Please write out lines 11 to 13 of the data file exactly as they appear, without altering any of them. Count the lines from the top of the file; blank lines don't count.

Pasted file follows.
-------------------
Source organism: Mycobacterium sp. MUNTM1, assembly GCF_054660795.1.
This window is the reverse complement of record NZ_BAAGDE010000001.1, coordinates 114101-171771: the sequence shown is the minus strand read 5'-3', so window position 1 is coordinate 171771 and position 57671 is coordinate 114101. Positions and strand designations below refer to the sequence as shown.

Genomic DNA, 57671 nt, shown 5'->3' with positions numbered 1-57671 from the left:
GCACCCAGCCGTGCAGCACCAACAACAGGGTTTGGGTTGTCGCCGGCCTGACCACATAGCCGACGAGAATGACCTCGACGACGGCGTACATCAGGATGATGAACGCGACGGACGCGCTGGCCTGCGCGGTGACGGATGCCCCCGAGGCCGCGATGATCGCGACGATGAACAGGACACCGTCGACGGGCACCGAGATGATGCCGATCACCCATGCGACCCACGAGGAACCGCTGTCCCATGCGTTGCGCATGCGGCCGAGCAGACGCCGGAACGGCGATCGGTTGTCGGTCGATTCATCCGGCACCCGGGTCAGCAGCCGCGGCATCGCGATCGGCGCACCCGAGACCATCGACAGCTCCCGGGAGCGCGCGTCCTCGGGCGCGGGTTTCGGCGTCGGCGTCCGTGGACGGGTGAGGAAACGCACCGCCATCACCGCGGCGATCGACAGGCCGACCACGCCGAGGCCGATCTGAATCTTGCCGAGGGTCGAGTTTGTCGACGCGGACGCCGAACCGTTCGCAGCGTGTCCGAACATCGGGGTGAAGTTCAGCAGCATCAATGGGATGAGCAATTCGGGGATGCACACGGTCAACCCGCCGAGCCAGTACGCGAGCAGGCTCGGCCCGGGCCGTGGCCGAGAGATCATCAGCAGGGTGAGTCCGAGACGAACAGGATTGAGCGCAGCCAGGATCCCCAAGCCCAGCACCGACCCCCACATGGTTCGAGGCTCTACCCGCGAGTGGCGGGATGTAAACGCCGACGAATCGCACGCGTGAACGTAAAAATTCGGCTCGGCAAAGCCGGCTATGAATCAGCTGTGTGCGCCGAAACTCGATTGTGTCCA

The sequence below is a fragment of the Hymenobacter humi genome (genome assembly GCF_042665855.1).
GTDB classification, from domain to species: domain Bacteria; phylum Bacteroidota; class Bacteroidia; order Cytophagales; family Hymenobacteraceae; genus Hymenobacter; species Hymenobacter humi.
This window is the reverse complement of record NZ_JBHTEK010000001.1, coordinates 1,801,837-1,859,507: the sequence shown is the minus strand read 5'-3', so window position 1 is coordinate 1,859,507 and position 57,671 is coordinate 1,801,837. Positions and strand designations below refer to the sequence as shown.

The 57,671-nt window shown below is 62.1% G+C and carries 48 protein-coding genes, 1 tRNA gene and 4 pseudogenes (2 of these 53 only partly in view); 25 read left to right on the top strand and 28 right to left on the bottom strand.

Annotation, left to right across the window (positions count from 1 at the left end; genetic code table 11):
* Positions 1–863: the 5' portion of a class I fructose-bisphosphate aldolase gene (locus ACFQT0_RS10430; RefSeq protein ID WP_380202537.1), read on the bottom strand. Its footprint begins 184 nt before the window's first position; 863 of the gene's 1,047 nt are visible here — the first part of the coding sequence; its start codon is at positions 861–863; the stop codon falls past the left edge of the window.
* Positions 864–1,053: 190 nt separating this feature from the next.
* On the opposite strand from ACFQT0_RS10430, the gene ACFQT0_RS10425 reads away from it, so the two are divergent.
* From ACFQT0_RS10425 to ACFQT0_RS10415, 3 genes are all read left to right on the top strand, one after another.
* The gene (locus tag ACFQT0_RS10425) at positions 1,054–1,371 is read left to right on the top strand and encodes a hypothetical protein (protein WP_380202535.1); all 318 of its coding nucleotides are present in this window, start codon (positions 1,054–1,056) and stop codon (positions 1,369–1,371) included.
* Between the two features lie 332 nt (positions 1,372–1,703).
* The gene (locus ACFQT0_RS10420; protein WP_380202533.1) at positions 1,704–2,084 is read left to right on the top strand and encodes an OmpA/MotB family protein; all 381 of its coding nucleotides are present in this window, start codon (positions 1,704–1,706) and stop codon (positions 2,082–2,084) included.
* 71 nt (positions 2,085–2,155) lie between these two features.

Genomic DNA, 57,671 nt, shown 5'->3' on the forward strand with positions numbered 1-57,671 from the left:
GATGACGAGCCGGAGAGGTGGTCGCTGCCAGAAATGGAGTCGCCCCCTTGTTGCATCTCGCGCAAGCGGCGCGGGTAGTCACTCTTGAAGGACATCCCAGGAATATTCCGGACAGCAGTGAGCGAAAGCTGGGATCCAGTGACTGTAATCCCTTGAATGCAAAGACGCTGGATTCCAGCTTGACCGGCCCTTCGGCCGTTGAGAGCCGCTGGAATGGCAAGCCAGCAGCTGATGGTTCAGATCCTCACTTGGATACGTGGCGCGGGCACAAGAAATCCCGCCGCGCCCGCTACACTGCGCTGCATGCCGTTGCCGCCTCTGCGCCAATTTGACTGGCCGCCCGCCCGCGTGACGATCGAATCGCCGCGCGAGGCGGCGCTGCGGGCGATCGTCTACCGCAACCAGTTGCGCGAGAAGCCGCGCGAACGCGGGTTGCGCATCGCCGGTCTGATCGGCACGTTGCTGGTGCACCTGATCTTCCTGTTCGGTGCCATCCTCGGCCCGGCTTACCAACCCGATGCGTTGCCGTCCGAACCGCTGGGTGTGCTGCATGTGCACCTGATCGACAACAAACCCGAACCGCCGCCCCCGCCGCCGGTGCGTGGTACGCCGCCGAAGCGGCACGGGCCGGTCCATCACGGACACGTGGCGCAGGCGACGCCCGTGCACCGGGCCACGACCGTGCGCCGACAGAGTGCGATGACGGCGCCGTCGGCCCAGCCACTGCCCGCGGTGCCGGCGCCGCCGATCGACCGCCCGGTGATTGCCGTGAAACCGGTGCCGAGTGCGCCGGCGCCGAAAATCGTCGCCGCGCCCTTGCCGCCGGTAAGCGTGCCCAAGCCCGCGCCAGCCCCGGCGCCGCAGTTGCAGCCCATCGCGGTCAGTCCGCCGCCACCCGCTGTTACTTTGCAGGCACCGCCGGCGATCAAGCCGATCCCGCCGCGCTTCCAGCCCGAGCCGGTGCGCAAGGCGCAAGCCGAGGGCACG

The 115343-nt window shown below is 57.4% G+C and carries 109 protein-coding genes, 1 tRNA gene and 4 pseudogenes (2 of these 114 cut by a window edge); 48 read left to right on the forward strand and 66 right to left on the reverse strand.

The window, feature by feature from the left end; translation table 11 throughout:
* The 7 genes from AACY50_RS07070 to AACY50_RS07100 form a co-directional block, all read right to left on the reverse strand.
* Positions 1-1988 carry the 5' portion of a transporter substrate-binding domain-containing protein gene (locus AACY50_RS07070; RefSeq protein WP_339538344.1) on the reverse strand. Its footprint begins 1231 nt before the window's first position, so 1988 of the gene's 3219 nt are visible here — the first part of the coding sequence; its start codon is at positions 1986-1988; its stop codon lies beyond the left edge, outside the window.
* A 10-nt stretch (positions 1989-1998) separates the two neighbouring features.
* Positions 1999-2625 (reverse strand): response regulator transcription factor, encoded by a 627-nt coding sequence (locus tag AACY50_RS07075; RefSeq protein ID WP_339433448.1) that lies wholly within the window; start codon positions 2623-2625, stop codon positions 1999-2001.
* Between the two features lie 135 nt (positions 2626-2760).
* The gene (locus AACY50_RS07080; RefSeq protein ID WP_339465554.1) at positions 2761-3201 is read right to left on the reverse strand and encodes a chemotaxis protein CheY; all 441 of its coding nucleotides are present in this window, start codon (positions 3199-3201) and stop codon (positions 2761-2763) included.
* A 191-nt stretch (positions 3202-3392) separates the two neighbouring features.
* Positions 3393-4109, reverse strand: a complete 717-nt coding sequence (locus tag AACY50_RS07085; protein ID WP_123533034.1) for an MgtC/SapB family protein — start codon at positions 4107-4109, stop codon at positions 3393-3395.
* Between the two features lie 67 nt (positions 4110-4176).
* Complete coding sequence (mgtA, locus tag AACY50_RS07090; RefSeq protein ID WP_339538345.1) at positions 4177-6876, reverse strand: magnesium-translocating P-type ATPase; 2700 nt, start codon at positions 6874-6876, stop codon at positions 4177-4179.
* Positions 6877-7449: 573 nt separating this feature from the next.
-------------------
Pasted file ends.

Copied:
* Positions 864–1,053: 190 nt separating this feature from the next.
* On the opposite strand from ACFQT0_RS10430, the gene ACFQT0_RS10425 reads away from it, so the two are divergent.
* From ACFQT0_RS10425 to ACFQT0_RS10415, 3 genes are all read left to right on the top strand, one after another.